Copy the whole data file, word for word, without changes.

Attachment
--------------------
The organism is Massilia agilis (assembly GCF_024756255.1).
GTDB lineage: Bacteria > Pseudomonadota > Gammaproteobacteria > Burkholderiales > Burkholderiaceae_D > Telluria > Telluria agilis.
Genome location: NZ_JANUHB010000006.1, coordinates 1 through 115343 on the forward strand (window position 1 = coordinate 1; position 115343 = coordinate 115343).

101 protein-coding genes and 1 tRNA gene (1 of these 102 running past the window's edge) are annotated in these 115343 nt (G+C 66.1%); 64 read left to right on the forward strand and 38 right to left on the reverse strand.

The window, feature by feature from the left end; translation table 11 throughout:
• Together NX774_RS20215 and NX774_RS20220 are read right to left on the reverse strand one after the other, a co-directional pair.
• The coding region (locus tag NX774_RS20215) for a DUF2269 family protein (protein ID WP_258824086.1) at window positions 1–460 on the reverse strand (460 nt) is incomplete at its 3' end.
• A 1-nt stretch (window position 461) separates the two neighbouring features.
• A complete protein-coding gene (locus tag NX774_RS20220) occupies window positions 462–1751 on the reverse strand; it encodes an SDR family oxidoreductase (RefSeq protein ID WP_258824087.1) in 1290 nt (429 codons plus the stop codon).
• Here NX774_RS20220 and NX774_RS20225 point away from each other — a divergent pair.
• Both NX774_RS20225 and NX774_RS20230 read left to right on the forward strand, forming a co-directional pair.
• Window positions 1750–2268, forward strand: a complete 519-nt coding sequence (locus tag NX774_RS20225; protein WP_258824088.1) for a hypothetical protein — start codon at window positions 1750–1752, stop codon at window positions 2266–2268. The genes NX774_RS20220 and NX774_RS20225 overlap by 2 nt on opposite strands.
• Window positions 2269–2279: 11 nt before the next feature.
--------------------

The organism is Massilia agilis (assembly GCF_024756255.1).
GTDB lineage: Bacteria > Pseudomonadota > Gammaproteobacteria > Burkholderiales > Burkholderiaceae_D > Telluria > Telluria agilis.
Genome location: NZ_JANUHB010000006.1, coordinates 1 through 115343 on the forward strand (window position 1 = coordinate 1; position 115343 = coordinate 115343).

101 protein-coding genes and 1 tRNA gene (1 of these 102 running past the window's edge) are annotated in these 115343 nt (G+C 66.1%); 64 read left to right on the forward strand and 38 right to left on the reverse strand.

The window, feature by feature from the left end; translation table 11 throughout:
• Together NX774_RS20215 and NX774_RS20220 are read right to left on the reverse strand one after the other, a co-directional pair.
• The coding region (locus tag NX774_RS20215) for a DUF2269 family protein (protein ID WP_258824086.1) at window positions 1–460 on the reverse strand (460 nt) is incomplete at its 3' end.
• A 1-nt stretch (window position 461) separates the two neighbouring features.
• A complete protein-coding gene (locus tag NX774_RS20220) occupies window positions 462–1751 on the reverse strand; it encodes an SDR family oxidoreductase (RefSeq protein ID WP_258824087.1) in 1290 nt (429 codons plus the stop codon).
• Here NX774_RS20220 and NX774_RS20225 point away from each other — a divergent pair.
• Both NX774_RS20225 and NX774_RS20230 read left to right on the forward strand, forming a co-directional pair.
• Window positions 1750–2268, forward strand: a complete 519-nt coding sequence (locus tag NX774_RS20225; protein WP_258824088.1) for a hypothetical protein — start codon at window positions 1750–1752, stop codon at window positions 2266–2268. The genes NX774_RS20220 and NX774_RS20225 overlap by 2 nt on opposite strands.
• Window positions 2269–2279: 11 nt before the next feature.